Credit: ESA/A. Romeo

Researchers diving into lava tubes here on Earth believe that Martian and lunar tubes are one to three orders of magnitude more voluminous than on our home planet.

Credit: ESA/A. Romeo

The upshot of a new underground data base reveals Mars and Moon lava tubes are respectively 100 and 1,000 times wider than those on Earth, which typically have a diameter of 33 feet to nearly 100 feet (10 to 30 meters).

Credit: ESA/A. Romeo

Lower gravity on those celestial bodies, and its effect on volcanism, explain these dimensions (with total volumes exceeding 1 billion of cubic meters on the Moon).

These findings suggest a game changer for the future of space exploration, for those aiming at reaching the underground of both Mars and the Moon.

The work appears in the international journal Earth-Science Reviews titled “Lava tubes on Earth, Moon and Mars: A review on their size and morphology revealed by comparative planetology.”

This study involved the Universities of Bologna and Padua in Italy. The work was led by Francesco Sauro, a speleologist and head of the European Space Agency programs, CAVES (Cooperative Adventure for Valuing and Exercising human behavior and performance Skills) and Pangaea. He is also a professor at the Department of Biological, Geological, and Environmental Sciences at the University of Bologna.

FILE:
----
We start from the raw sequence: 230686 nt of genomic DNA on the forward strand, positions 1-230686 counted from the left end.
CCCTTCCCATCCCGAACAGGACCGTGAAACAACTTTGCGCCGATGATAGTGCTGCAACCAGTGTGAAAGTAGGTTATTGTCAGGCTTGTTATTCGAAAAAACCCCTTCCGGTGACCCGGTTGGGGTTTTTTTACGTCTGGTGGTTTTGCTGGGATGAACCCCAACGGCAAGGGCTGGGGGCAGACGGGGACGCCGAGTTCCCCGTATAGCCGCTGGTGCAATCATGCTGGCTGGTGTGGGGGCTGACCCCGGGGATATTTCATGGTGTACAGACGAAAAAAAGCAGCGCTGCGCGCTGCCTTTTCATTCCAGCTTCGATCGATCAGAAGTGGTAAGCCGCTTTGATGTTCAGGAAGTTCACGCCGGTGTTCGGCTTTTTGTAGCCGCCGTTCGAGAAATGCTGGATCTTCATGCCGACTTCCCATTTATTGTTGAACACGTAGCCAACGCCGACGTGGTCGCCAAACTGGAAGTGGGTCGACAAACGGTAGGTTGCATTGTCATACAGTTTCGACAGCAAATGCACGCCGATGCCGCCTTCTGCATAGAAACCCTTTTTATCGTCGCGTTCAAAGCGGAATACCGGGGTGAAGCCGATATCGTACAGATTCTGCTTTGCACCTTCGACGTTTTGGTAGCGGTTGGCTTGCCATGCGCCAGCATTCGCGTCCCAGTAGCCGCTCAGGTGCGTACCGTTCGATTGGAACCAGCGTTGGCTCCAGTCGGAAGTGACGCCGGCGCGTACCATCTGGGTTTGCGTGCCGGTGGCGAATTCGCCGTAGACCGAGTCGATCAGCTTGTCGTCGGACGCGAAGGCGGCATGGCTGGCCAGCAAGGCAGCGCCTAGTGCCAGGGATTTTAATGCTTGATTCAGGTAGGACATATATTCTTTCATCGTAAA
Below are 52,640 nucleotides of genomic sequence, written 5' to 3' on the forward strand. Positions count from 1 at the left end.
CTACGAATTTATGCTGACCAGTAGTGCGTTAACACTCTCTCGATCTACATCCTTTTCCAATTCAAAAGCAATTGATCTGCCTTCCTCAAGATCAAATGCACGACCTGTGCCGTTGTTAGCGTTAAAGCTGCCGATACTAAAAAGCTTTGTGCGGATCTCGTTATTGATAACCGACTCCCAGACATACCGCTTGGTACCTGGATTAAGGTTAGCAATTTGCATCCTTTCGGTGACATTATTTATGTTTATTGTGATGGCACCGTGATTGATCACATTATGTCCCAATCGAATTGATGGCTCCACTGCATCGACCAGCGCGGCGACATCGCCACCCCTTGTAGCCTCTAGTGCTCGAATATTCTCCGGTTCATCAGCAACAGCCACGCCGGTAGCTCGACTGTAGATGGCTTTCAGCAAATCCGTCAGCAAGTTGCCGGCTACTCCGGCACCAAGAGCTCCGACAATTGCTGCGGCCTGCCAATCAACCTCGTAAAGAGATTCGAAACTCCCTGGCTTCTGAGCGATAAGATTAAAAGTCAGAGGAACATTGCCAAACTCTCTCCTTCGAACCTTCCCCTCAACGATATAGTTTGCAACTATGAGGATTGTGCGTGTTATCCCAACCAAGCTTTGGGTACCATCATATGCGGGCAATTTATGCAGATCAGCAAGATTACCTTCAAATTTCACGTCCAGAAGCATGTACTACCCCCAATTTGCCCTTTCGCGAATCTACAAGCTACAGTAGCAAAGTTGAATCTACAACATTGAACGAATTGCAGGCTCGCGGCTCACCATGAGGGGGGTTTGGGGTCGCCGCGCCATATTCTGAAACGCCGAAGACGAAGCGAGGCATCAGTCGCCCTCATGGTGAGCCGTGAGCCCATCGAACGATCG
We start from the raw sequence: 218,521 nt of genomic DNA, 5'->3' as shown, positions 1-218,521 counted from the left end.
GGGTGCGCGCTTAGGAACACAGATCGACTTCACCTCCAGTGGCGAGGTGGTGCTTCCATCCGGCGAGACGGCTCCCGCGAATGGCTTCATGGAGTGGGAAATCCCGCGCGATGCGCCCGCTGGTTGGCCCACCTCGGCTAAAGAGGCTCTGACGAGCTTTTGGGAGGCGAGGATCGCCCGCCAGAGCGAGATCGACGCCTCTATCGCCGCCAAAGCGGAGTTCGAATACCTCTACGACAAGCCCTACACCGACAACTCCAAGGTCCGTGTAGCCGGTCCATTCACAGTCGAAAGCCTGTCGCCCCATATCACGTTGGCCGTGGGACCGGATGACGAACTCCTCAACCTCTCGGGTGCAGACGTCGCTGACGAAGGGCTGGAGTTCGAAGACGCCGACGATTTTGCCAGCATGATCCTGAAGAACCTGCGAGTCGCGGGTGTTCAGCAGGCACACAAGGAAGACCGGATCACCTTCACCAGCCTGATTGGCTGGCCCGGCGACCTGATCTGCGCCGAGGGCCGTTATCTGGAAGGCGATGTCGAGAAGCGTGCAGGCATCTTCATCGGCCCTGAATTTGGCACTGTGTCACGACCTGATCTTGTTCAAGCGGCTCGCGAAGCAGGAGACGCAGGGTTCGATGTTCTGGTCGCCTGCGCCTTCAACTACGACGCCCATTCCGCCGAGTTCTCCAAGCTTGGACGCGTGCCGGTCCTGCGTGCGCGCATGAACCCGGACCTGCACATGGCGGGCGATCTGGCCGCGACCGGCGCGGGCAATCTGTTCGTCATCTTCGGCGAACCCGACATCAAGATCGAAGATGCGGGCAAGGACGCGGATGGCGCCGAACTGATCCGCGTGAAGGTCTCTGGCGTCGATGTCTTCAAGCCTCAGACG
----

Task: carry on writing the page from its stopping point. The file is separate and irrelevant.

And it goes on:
Riccardo Pozzobon is a planetary geologist at the Department of Geosciences of the University of Padua.

Surface expression

Lead authors of the new paper, Sauro and Pozzobon, note that, “although it is still impossible to gather direct information on the interior of Martian and lunar lava tube candidates, scientists have the possibility to investigate their surface expression through the analysis of collapses and skylight morphology, morphometry and their arrangement, and compare these findings with terrestrial analogues.”

The Marius Hills Hole. Extensive lava tubes exist under Marius Hills and may be large enough to house cities.
Credit: NASA, Lunar Orbiter 2; Inset: Lunar Reconnaissance Orbiter

On Earth lava tubes are well known thanks to speleological exploration and mapping in several shield volcanoes. Speleologists have thoroughly studied lava tubes on Earth in Hawaii, the Canary Islands, Australia and Iceland, for example.

On the Moon subsurface cavities have been inferred from several skylights in Maria smooth plains and corroborated using gravimetry (the measurement of weight, a gravitational field, or density) and radar sounder data. On Mars, several deep skylights have been identified on lava flows with striking similarities with terrestrial cases, Sauro and Pozzobon explain.

Potential settlement

Their analysis shows that aside of collapses triggered by impacts/tectonics, most of the lunar tubes could be intact, making the Moon “an extraordinary target for subsurface exploration and potential settlement in the wide protected and stable environments of lava tubes.”

One prospect for intact lunar lava tubes is the collapse chains in Marius Hills, perhaps allowing future crews access to huge underground cavities.

For more information, go to “Lava tubes on Earth, Moon and Mars: A review on their size and morphology revealed by comparative planetology,” at:

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